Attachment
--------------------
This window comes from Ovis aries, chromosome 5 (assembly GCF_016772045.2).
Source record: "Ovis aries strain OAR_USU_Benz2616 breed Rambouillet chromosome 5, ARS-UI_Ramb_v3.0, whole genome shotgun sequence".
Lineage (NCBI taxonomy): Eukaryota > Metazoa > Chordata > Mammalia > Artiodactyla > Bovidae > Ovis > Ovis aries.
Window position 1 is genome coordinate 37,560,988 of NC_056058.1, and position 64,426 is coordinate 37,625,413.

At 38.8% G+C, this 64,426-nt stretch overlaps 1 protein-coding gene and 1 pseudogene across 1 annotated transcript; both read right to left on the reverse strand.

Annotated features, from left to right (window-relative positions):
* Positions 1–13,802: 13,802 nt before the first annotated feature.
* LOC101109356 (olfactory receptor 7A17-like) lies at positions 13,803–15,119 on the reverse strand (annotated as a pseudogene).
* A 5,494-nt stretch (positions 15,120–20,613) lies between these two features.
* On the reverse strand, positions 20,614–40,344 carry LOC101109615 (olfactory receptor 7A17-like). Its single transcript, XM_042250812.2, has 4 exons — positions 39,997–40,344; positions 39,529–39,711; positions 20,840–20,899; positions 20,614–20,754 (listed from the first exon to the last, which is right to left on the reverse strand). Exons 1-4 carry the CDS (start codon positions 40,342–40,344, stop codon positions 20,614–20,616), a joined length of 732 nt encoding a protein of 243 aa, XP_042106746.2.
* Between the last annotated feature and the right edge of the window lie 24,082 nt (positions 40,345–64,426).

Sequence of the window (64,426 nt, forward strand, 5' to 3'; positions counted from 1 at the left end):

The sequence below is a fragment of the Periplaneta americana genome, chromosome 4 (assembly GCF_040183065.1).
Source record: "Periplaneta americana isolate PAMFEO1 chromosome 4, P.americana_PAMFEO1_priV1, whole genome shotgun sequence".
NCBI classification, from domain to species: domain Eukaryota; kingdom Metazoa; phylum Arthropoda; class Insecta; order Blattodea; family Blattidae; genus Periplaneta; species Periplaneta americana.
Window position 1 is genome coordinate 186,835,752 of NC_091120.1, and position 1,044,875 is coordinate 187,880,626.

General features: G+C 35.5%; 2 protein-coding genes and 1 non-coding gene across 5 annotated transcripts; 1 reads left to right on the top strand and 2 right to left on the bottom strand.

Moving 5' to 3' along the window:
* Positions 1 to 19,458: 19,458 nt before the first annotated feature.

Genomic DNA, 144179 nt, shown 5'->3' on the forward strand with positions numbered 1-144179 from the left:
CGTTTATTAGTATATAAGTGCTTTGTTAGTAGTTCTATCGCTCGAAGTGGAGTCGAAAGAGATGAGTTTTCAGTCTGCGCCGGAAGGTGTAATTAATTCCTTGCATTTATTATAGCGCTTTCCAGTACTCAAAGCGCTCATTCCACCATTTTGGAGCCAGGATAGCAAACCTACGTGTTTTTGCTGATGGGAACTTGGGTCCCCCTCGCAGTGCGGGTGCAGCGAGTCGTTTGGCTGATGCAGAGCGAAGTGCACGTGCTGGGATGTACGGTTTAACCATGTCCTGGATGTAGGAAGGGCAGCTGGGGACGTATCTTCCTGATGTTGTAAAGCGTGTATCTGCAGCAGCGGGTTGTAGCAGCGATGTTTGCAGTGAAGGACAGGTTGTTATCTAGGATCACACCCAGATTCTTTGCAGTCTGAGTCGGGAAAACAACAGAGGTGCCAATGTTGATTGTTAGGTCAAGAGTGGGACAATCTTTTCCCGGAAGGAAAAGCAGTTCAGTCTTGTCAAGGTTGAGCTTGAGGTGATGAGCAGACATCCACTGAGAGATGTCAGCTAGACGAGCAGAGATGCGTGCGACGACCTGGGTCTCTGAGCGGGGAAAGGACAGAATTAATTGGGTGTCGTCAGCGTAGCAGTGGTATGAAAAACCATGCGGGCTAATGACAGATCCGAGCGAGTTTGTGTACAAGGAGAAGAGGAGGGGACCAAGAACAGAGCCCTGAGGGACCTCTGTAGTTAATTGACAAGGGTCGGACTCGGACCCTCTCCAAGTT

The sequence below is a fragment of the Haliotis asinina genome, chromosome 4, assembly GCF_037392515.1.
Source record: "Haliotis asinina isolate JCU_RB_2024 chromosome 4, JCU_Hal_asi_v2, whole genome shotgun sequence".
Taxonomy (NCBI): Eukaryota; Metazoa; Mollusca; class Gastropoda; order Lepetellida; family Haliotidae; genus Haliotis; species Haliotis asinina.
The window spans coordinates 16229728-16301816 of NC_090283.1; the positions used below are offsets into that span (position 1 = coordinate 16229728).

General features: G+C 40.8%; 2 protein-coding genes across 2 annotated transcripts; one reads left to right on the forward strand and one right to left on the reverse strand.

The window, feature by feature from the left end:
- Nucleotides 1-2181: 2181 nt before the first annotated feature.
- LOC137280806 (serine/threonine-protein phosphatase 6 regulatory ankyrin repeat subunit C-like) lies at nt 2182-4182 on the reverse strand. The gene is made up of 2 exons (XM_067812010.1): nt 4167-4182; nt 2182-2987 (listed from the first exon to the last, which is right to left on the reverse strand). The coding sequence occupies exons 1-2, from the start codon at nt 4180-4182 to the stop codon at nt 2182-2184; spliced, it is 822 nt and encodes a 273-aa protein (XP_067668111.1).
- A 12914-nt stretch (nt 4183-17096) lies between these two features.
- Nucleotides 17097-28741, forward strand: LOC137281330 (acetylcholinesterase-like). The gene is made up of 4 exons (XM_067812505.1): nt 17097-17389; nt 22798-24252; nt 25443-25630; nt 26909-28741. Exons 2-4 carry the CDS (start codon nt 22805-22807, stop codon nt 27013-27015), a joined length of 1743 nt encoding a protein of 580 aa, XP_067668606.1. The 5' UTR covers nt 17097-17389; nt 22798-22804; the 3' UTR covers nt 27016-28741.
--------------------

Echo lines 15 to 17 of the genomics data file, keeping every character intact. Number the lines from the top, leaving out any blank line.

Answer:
NCBI classification, from domain to species: domain Eukaryota; kingdom Metazoa; phylum Arthropoda; class Insecta; order Blattodea; family Blattidae; genus Periplaneta; species Periplaneta americana.
Window position 1 is genome coordinate 186,835,752 of NC_091120.1, and position 1,044,875 is coordinate 187,880,626.

General features: G+C 35.5%; 2 protein-coding genes and 1 non-coding gene across 5 annotated transcripts; 1 reads left to right on the top strand and 2 right to left on the bottom strand.